CYCLE TELEGRAPHS IN WAR
As is well known, electrical communication plays an important part in the warfare of today, a part that emphasizes the necessity of developing it to the highest degree of efficiency for armies operating upon a base apart from a commercial telegraph system. Special attention has been given by the Signal Corps of the United States Army to provisions for temporary telegraphic or telephonic intercommunication. Flying telegraph trains equipped with the most modern appliances are located at several government stations in the West. Among pending experiments are those pertaining to insulators, wire, batteries and the most important one of the naked wire telephone.
The question of the reeling out and recovering of wire and outpost cable by bicycle, automatically, has come in for a considerable share of attention, and the results have been very satisfactory. The Signal Corps has now a bicycle equipped with an automatic reel that works perfectly. The attachment was made in San Antonio, Texas, under the supervision of its inventor, Captain R. E. Thompson, of the Signal Corps. The line was laid out and recovered at a moderate rate on the day of the first test. The speed was gradually increased, and it was found that the wire was paid out quickly. After dismounting for a moment to reverse the action, the officer began a return trip, keeping in the middle of the road and riding hard. The recovery was perfectly made, the wire being spooled evenly and the tension was at no time troublesome, although the course of the line was occasionally departed from by many feet, showing that the problem of compensating for increased speed of the recovery due to increasing bulk of the spool has been solved. The time occupied in running out and then picking up the reel of wire was two minutes, the reel holding about one-third of a mile of cable. Practical use has been made of the equipment in sending messages at other times than on the trial trip.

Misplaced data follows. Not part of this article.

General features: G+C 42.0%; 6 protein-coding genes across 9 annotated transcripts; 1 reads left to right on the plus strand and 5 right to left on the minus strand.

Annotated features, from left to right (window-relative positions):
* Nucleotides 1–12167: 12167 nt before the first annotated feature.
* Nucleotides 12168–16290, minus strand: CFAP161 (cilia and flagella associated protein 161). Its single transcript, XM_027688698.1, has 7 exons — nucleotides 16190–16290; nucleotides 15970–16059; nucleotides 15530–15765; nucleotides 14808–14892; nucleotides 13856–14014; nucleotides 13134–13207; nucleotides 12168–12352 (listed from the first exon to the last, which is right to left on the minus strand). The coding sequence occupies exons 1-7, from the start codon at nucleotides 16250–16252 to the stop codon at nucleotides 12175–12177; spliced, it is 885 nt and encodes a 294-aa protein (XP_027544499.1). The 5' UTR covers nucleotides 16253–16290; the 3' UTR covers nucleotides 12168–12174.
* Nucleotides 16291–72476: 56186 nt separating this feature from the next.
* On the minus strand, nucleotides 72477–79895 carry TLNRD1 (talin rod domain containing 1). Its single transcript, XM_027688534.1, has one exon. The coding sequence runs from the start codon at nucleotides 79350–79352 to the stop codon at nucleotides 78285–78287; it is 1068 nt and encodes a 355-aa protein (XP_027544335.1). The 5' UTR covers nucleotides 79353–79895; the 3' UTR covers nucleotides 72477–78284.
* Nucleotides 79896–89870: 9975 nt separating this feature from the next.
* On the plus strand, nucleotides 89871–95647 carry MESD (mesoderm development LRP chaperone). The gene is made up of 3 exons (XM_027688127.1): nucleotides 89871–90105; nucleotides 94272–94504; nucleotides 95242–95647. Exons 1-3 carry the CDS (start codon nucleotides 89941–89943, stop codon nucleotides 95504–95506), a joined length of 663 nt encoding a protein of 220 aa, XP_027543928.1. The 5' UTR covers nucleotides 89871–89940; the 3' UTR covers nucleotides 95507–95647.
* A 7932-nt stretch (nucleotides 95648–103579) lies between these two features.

We present an engraving of a device for the same purpose which has been invented by a German who is at present living in London, Mr. Leo Kamm. This is a cycle for laying wires for military purposes. It consists of an ordinary pneumatic tired safety provided with two or three drums of wire of about four inches in diameter. On each of the spools is wound a twisted wire composed of fine steel threads. Each reel carries a mile of wire. The wire passes over a wheel connected with a telegraph receiver. As the rider travels, the rotation of the bicycle unwinds the wire from the drum, leaving it on the ground. The bell rings before the wire is entirely paid out from the drum. When it is desired to send a message to the starting point, the rider dismounts and fixes in the ground an earth rod which is carried for that purpose. The apparatus for laying the wire weighs 7 lb., and each mile of wire weighs 10 lb. This machine was actually employed at the recent Aldershot manoeuvres. It was also shown at the military tournament at Agricultural Hall.
– Scientific American Magazine, 29th August, 1896
1899 BSA Fittings Machine:
Telegraph Battalion, Royal Engineers Cable Layer
28 x 1 3/4″ Tyres